"Anything worth having is worth working hard to get it."
"No one ever regrets being healthier."
"Every one breaks records when they strive to do their best - and beat their own records."
"The only way to have pride in yourself is to do something you didn't think you could do."
"Don't wait to make yourself a better person. Start today and become better by tomorrow."
"Sweating is easy. If exercising is hard, then it means you are making progress."
"Go outside. Do stuff you enjoy doing."
"Persistence doesn't come easily. You have to do it again and again and again."
"Even a baby can exercise. It is called baby steps."
"Facing challenges changes you - one step at a time."
"Exercise like you mean it."
A few statistics...
Since its first post CardioTrek.ca has been visited by over 1.6 million visitors, mostly from Canada and the USA.
Most of my clients live in Toronto, but the website gets visitors from around the world. Outside of North America, visitors are most likely to come from: United Kingdom, France, India, Germany, Australia, Russia, Taiwan + Mexico.
Not sure why CardioTrek is so popular in France, but sure. Whatever. I am okay with that. Might have something to do with the words "cardio trek", which means exactly the same thing in French. Apparently I picked a name that was perfectly bilingual. Maybe in the future I should make CardioTrek bilingual so it is also available in French? Hmm. Although truth be told my Korean is better than my French.
France has over 72,000 registered archers. More than any other European nation. France even has more archers than the USA.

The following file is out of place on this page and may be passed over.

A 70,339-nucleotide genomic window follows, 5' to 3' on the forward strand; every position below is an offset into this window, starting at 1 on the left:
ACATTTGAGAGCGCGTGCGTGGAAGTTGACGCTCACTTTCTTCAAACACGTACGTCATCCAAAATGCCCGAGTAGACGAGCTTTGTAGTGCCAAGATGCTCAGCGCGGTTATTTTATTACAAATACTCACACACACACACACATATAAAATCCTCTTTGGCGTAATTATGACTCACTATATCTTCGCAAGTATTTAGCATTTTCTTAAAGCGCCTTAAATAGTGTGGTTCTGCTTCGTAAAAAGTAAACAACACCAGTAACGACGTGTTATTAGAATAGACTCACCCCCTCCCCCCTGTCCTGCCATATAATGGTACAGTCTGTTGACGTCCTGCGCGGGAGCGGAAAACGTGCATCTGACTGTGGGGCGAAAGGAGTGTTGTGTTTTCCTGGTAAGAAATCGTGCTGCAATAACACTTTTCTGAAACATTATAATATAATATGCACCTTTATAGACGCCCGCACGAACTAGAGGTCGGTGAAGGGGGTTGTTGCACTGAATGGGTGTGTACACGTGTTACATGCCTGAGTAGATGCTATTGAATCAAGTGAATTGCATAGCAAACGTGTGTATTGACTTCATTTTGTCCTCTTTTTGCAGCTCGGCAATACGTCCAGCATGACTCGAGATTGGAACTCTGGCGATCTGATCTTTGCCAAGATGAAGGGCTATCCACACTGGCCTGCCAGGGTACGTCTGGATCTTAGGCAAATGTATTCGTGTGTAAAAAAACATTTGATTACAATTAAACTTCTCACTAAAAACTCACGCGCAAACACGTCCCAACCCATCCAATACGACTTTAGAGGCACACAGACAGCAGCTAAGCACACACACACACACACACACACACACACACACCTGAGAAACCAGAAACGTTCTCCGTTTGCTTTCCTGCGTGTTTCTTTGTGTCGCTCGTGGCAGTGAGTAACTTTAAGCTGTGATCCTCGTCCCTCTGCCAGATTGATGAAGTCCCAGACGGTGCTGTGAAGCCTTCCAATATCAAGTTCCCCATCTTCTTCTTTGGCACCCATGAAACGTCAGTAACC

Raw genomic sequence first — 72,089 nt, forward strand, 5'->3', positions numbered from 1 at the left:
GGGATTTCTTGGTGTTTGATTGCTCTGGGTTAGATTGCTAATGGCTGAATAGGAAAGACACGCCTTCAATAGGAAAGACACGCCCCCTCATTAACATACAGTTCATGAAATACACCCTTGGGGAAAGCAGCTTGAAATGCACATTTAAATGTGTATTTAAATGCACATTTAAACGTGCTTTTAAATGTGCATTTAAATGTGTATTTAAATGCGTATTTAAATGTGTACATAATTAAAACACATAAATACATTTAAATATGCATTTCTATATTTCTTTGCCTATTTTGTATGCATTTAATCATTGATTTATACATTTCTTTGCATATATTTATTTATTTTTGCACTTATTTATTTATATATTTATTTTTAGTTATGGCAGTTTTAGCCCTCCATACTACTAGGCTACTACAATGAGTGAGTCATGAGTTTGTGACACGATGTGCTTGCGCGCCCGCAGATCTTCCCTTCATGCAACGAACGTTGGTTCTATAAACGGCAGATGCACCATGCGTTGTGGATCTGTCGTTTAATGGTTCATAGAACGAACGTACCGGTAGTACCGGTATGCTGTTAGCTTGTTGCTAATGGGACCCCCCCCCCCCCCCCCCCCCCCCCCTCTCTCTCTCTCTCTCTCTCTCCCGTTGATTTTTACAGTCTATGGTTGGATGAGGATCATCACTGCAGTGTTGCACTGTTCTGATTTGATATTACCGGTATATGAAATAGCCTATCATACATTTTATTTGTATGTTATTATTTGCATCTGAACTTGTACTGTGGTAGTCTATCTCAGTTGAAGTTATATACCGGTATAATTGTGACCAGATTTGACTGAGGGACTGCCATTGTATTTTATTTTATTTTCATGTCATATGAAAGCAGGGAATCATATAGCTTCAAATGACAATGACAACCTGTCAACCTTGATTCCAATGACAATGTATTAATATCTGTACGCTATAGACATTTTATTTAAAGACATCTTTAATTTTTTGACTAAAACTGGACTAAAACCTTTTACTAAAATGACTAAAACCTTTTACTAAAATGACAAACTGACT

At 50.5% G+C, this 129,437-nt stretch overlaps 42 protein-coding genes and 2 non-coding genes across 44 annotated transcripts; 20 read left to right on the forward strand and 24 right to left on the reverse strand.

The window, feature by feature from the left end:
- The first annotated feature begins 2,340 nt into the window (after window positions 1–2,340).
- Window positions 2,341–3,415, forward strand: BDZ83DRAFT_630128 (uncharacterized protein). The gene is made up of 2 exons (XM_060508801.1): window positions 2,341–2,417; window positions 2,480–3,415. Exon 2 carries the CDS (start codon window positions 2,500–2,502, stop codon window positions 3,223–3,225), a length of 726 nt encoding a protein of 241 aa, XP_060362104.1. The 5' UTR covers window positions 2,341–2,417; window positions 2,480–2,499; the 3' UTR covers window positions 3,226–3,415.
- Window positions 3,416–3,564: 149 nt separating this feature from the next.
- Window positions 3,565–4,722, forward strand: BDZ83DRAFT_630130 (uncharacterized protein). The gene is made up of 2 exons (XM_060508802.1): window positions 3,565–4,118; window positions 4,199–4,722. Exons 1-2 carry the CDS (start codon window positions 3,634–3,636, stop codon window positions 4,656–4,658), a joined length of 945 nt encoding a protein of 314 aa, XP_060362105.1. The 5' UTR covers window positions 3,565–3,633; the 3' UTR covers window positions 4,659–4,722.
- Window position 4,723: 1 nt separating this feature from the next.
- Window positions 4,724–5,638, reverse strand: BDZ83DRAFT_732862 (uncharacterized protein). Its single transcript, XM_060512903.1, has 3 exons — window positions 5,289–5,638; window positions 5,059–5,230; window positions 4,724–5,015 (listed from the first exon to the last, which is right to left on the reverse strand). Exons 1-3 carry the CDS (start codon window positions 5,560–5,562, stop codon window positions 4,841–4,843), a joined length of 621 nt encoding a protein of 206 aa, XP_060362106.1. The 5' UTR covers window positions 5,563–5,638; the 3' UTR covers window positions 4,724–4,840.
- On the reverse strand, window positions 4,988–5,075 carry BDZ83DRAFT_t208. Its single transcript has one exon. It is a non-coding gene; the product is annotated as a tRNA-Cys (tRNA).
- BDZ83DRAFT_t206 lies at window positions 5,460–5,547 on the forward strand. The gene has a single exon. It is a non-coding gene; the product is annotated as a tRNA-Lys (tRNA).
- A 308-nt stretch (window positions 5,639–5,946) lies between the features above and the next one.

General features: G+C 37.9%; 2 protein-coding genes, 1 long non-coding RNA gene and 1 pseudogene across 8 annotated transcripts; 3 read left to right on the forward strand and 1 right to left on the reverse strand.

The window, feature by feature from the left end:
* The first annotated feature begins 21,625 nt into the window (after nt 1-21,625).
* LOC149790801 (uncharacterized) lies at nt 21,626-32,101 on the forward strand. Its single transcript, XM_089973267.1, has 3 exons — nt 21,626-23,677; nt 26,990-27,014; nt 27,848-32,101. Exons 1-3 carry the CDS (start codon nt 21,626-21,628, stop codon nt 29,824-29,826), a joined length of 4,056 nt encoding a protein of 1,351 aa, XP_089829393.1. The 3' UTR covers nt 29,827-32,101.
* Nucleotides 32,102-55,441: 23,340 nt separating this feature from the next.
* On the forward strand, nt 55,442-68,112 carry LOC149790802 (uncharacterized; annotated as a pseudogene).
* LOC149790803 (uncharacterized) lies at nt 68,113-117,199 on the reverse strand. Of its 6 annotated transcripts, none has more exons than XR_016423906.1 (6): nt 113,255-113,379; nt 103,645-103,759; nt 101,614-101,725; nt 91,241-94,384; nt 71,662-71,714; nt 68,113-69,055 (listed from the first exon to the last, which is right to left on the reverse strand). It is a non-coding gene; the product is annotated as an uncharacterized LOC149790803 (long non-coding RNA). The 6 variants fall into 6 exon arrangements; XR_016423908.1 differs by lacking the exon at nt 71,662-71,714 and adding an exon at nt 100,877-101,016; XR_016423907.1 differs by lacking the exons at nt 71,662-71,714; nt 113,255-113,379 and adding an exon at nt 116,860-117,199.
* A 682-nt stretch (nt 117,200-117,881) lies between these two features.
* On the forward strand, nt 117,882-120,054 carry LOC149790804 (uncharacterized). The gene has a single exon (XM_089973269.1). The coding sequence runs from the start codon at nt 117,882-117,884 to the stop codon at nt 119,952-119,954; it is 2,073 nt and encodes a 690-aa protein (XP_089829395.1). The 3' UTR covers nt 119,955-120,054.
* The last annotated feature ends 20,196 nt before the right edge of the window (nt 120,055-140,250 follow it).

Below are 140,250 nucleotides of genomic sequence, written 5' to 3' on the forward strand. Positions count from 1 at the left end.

There is a rumour (unsubstantiated) that French forces sometimes cut off two of the fingers of captured enemy archers so that they wouldn't be able to fight against the French later in the future. This supposedly led to the phrase the "Two Finger Salute", however there are many historians who question the accuracy of this rumour.
The phrase "keep it under your hat" speaks of an ancient tradition of archers keeping a spare bowstring under their hat so it doesn't get wet.
The phrase "playing fast and loose" refers to archery jargon for "fast" which was traditionally used to mean "stop shooting fast" and the word "loose", which means to loose your arrows at the enemy. "Playing fast and loose" thus originally meant a person who would stop and start things quickly.
The phrase "a bolt from the blue" refers to a person struck by a crossbow bolt launched from a long distance, coming out of the proverbial blue sky from an unknown crossbowman.
|It could also be used to shoot broken or damaged arrows whenever the archer started running low on arrows.|